Ukraine’s prime minister has proclaimed her country the winner in the two-week gas dispute with Russia even though higher gas prices are going to badly hurt the Ukrainian economy. Yulia Tymoshenko says at Wednesday’s cabinet session that Ukraine has won “great conditions” under a gas deal that ended Russia’s natural gas cutoff to European countries. Monday’s deal doubled the price Ukraine has to pay for Russian gas in the first quarter. Gas prices are expected to fall later this year, but Ukraine is still expected to pay significantly more this year for Russian gas than it did in 2008. Ukraine was struggling to pay for Russian gas even at last year’s price as it faced a currency collapse, falling exports and a shaken banking sector.

The Iraqi oil ministry is evaluating offers submitted by three international companies to develop a prized oil field in southern Iraq. The ministry’s spokesman, Assem Jihad, says Italy’s Eni Spa, Spain’s Repsol and Japan’s Nippon Oil submitted bids for a service contract to develop the Nasiriyah oil field. It’s believed to have 4.4 billion barrels in reserves. Jihad said that the contract will be for engineering, procurement and construction services. He didn’t elaborate. The field is one of Iraq’s discovered but undeveloped fields and lies in the oil-rich Dhi Qar province, about 200 miles southeast of Baghdad. Iraq holds the world’s third largest proven reserves of crude, with more than 115 billion barrels of oil.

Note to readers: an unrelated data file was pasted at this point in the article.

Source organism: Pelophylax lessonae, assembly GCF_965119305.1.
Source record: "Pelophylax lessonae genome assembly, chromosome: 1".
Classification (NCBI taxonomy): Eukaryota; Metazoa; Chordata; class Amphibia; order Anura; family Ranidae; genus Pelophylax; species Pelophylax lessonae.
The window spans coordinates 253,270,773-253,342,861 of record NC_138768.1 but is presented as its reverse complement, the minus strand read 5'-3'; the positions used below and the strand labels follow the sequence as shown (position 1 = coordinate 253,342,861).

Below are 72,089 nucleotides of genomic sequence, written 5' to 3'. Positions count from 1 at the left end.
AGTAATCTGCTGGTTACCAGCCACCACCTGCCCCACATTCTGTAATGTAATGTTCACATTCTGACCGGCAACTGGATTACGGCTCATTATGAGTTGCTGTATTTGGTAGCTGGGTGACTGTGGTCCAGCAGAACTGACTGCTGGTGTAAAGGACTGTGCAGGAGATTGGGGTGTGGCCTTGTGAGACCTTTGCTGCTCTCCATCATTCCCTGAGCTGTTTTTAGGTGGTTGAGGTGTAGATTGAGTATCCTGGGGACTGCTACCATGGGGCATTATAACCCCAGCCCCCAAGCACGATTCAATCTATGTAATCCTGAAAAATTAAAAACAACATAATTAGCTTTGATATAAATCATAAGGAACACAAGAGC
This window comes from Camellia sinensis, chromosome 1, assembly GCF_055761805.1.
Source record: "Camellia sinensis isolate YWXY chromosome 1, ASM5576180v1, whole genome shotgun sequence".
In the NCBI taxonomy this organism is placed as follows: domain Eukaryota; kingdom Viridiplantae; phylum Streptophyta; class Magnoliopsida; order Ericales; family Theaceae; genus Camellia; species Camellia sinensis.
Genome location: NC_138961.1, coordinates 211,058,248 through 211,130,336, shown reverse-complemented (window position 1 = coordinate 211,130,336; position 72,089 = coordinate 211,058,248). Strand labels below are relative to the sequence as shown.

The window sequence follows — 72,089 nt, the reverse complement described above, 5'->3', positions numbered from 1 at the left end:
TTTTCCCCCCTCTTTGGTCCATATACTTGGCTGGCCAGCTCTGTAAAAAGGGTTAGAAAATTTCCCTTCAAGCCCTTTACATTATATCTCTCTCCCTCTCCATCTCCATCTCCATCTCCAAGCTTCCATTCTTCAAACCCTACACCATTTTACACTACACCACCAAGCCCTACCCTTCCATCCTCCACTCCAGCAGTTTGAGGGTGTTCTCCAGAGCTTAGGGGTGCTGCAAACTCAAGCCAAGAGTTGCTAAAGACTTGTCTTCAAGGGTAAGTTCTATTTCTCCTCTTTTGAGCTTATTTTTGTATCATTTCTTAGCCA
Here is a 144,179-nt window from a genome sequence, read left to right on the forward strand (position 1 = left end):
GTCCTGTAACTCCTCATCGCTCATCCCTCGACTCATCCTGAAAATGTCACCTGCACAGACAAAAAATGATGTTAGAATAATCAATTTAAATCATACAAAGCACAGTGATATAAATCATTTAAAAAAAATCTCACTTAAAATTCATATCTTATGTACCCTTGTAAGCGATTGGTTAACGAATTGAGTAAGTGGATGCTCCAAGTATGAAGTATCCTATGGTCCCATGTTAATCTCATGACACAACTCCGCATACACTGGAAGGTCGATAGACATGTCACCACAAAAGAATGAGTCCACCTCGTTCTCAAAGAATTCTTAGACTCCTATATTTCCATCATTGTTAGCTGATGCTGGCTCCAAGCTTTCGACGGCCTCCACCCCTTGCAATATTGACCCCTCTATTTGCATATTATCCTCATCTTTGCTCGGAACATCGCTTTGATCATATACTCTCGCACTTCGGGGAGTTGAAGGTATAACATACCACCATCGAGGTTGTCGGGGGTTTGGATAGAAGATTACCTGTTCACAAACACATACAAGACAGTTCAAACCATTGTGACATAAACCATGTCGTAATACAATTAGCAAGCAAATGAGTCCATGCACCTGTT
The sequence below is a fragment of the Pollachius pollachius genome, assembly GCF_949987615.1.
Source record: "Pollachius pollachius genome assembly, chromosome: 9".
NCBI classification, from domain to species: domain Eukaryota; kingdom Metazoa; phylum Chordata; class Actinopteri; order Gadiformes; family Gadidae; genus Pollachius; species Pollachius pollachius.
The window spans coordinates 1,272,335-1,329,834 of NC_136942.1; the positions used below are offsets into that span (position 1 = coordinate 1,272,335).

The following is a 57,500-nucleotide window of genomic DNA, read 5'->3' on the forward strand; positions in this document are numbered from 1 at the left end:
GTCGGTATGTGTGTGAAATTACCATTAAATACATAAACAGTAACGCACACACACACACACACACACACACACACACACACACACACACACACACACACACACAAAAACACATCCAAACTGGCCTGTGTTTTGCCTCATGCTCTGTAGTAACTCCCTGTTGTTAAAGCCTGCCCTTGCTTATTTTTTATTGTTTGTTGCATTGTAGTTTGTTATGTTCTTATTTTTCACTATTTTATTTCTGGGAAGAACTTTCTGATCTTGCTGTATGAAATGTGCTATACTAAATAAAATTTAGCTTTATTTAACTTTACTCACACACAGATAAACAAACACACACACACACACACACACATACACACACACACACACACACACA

American Airlines parent AMR Corporation says it lost $340 million in the fourth quarter as fewer people flew than a year ago. The loss of 77 cents per share, excluding special items, matched Wall Street’s expectations, as falling oil prices helped lighten costs. Revenue was $5.47 billion, below the $5.52 billion forecast by analysts surveyed by Thomson Reuters. CEO Gerard Arpey says the loss reflects problems facing all airlines. He says moves like cutting capacity have put American in better shape to deal with high fuel prices and a weak economy. A year ago, the company lost $184 million without special items.

Railroad operator Burlington Northern Santa Fe says its fourth-quarter earnings jumped 19 per cent, as the benefit of lower fuel prices offset lower demand for shipments. Burlington Northern Santa Fe said it earned $615 million, compared with $517 million a year ago. It says revenue edged up three per cent to $4.37 billion. Thomson Reuters says analysts were expecting a profit of $1.74 per share on revenue of $4.4 billion. The Fort Worth-based company attributed its revenue gain to better efficiency and higher fuel surcharges for customers. These factors were somewhat offset by fewer shipments of goods as the economy contracted further during the quarter.